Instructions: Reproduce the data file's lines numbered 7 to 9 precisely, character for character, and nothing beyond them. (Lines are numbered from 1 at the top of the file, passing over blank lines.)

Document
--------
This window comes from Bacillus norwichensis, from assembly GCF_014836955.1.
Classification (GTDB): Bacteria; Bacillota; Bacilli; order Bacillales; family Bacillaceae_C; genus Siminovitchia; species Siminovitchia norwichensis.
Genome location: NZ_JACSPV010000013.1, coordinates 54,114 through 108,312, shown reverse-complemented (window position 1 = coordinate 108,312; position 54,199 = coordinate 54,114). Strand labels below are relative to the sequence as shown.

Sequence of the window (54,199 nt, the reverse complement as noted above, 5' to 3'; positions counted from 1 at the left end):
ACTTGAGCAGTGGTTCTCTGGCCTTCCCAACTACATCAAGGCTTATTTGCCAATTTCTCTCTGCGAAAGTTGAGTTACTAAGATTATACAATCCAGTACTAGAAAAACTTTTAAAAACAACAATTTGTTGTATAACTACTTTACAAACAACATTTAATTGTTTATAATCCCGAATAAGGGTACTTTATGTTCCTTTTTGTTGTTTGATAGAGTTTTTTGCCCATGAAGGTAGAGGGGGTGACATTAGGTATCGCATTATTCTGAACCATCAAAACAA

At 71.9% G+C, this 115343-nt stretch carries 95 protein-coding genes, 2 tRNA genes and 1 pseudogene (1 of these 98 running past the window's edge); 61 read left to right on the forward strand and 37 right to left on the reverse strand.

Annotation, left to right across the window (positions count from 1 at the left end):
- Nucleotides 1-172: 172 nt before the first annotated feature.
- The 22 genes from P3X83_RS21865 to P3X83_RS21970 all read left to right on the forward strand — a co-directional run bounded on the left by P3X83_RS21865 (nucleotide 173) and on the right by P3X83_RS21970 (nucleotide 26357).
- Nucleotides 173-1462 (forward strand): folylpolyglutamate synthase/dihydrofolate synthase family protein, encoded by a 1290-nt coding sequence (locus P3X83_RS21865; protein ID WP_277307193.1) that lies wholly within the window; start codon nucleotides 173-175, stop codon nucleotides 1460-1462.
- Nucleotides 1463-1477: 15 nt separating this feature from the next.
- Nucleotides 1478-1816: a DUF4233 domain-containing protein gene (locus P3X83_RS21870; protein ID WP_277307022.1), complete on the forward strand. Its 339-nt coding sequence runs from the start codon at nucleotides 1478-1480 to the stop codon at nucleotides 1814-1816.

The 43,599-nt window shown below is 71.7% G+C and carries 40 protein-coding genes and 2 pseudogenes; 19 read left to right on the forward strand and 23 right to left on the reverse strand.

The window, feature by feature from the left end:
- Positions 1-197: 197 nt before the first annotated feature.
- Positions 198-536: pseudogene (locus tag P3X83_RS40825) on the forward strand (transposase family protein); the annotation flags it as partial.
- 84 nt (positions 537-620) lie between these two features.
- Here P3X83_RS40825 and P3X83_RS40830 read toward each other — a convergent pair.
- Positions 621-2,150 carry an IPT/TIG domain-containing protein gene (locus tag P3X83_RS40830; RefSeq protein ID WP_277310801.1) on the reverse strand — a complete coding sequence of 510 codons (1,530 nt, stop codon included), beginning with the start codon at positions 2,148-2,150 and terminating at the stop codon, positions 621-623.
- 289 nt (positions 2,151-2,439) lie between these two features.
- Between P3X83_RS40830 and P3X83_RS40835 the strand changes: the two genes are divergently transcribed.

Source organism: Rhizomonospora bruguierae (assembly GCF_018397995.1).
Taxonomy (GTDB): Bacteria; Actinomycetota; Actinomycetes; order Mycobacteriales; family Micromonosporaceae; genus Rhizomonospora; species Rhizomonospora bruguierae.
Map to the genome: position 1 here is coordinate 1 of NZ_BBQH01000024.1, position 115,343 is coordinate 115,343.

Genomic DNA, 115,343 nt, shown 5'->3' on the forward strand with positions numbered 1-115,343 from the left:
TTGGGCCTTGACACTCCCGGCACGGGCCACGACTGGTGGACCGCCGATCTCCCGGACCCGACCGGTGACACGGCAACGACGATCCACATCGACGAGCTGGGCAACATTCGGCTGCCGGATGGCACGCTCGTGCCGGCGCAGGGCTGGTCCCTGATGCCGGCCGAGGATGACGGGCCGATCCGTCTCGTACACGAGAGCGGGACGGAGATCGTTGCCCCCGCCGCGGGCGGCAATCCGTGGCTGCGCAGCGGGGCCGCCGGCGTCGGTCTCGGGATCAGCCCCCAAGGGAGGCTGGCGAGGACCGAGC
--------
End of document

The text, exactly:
Annotation, left to right across the window (positions count from 1 at the left end):
- Nucleotides 1-172: 172 nt before the first annotated feature.
- The 22 genes from P3X83_RS21865 to P3X83_RS21970 all read left to right on the forward strand — a co-directional run bounded on the left by P3X83_RS21865 (nucleotide 173) and on the right by P3X83_RS21970 (nucleotide 26357).